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Transcript

  • 1. Load Driven Distribution Systems
    • Do not run on a schedule
    • Wait for the vehicle to fill
    • Most examples are unfamiliar
      • Retail industry -- like DCs in our case
        • trucks don’t depart to cross docks until they are full
      • Some manufacturing settings
        • Auto industry finished vehicle delivery
    • Cost of poor equipment utilization significant
  • 2. Objectives
    • Use Cross Docks to consolidate
      • What effect does this have on inventory
      • What effect does this have on time to delivery
    • This pass, we will focus on inventory
    • Later, in the guise of “trailer fill” we will look at service or time to market.
  • 3. Use an Example
    • Ford’s new vehicle delivery
    • Motivation
      • Successful example
      • Regular loads - 15 vehicles per railcar
  • 4. Inventory and Ford’s New Car Distribution
    • Plants in the East
      • Norfolk
      • Atlanta
      • Louisville
      • St. Louis
      • Kansas City
    • Ramps in the West
      • Laurel
      • Orillia
      • Portland
      • Benicia
      • Mira Loma
      • El Mirage
      • Belen
      • Denver...
  • 5.  
  • 6. How it worked
  • 7. Tri-level Rail Cars
  • 8. The Loose Car Network
  • 9. Car Hauler
  • 10. 12 Days Enroute
    • 4.3 million vehicles in North America in ‘98
    • Estimates
      • 2 million to western ramps
      • $20,000 per vehicle
    • Average car spends 12 days in pipeline inventory or 12/365 = .033 yrs
    • On average about 66,000 vehicles in pipeline
    • Value of pipeline inventory: $1.32 billion
  • 11. Other Costs
    • Customer service
    • Tracking shipment
    • Managing shipments
      • Bills of lading
      • Shipping invoices
      • ….
    • Real estate at the plant
  • 12. Inventory at the Plant
    • Load driven system
      • When there’s a load, send it.
    • Each plant keeps inventory for each ramp
      • Average number of vehicles per load lane?
    • With 16 ramps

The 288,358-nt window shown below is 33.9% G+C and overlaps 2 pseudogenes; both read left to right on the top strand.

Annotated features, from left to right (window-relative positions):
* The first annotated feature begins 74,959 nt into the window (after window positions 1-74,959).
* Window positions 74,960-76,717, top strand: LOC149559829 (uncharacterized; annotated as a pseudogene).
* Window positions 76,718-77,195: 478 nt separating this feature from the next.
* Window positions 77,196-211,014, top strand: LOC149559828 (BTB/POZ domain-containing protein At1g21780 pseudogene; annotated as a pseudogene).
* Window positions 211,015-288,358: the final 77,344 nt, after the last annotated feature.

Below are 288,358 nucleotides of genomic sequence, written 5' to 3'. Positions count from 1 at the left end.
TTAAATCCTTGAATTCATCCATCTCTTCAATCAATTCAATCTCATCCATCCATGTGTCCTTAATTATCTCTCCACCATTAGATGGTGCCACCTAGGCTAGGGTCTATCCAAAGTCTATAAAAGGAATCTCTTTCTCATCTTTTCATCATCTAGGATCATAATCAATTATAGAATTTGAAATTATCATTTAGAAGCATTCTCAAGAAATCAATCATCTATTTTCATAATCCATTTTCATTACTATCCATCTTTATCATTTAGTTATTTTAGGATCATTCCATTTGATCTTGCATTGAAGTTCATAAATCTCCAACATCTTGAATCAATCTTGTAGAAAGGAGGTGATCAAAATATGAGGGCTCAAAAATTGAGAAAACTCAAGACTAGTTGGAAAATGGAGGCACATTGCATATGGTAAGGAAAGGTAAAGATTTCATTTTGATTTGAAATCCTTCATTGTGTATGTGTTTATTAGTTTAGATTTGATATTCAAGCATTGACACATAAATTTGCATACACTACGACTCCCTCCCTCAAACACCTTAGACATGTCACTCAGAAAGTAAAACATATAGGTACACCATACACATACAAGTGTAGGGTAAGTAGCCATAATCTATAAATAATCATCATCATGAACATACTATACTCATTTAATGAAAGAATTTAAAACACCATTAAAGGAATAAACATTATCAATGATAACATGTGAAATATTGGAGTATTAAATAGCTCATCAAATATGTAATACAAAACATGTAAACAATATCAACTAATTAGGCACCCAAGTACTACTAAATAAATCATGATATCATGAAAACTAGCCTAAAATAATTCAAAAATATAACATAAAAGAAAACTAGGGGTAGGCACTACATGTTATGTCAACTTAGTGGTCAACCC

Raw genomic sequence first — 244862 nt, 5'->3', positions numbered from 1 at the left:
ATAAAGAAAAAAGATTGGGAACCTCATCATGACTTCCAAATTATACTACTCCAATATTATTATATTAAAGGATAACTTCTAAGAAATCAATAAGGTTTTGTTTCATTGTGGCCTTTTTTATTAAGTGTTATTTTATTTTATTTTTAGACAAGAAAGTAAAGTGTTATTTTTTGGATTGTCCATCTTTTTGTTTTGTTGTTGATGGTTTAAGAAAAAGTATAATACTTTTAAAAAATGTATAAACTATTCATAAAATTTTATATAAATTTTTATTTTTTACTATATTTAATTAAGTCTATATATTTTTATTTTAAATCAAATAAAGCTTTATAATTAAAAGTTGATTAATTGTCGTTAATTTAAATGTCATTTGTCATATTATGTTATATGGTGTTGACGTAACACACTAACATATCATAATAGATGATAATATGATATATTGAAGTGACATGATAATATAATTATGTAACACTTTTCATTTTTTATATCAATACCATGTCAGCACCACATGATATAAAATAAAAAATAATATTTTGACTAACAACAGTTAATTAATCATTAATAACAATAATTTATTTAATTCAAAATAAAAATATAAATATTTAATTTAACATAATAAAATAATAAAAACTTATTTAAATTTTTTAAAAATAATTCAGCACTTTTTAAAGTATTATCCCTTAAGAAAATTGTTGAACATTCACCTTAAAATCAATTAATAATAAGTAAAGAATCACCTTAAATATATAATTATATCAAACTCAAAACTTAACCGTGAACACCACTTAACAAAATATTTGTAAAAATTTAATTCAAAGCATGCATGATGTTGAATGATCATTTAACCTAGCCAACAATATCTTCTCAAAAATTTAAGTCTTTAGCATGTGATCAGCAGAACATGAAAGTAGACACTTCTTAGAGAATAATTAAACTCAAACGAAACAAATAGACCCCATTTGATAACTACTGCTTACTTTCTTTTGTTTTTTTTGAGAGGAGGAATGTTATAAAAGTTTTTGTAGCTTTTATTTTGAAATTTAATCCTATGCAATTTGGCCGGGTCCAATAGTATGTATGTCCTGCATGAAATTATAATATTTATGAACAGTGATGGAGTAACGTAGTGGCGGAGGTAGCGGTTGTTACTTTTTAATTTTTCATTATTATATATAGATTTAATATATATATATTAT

• Average number of vehicles per plant?
    • We could be doing other things with that land...
  • 13. Observation
    • Inventory in a load-driven distribution system depends on
      • The capacity of the transportation units and
      • ...
  • 14. The Old Model % b b b b % % % %
  • 15. The New Model % b b b b % % % % g Mixing Center Plants Ramps
  • 16. Advantages
    • At the plant
      • Average inventory of west bound vehicles?
      • Space required
    • Between the plant and the mixing center
      • Larger volume of shipments supports faster unit trains -- no stopping at switching yards
    • Between the mixing center and the ramp
      • Larger ramps also support unit trains
    • To the customer: Faster delivery!
  • 17. Disadvantages
    • Additional handling at the mixing center
      • Every vehicle unloaded from one railcar and loaded onto another
      • Additional opportunity to damage vehicle
    • Additional capital investment
    • Vehicles move farther
      • but generally faster
  • 18. Inventory at the Mixing Center?
    • Minimum Inventory Strategy
      • Rail cars come in with mixed loads
      • Empty the rail cars into load lanes
      • Re-load full load lanes
      • Bring in empty rail cars if necessary
    • How much inventory?
      • At most
        • 16 ramps*(14 cars per lane) = 224 vehicles
      • On average
        • 16 ramps*(7 cars per lane) = 112 vehicles
  • 19. Inventory at the Mixing Center?
    • Simple Strategy
      • Rail cars come in with mixed loads
      • Empty the rail cars into load lanes
      • Re-load full load lanes
      • Only if empty rail car is available
    • How much inventory?
      • Claim: 210 vehicles!
  • 20. Inventory under the Simple Strategy
    • Mixing center has 210 vehicles
      • [210 = (16-1)*(15-1)]
    • A rail car arrives with 15 more vehicles
      • That makes 225 = 16*(15-1)+1 vehicles
    • We can re-load the rail car. WHY?
    • That leaves us with 210 vehicles again.
    • Can you generalize this?
  • 21. Time Enroute cut to 8 days
    • Effect on inventory:
      • 12 days = $1.32 billion in inventory
      • 8 days = $ 880 million in inventory
    • Savings of $440 million can go to pay for capital and operating expenses at the mixing center. Right?
  • 22. Wrong!
    • Reducing inventory by $440 million doesn’t create $440 million in new wealth, it just gives us the use of that money.
    • We don’t have to borrow $440 million.
    • Savings is the interest: $110 million per year.
  • 23. When we look at network design...
    • How many mixing centers should we have?
    • Where should they be?
    • Who should use them?

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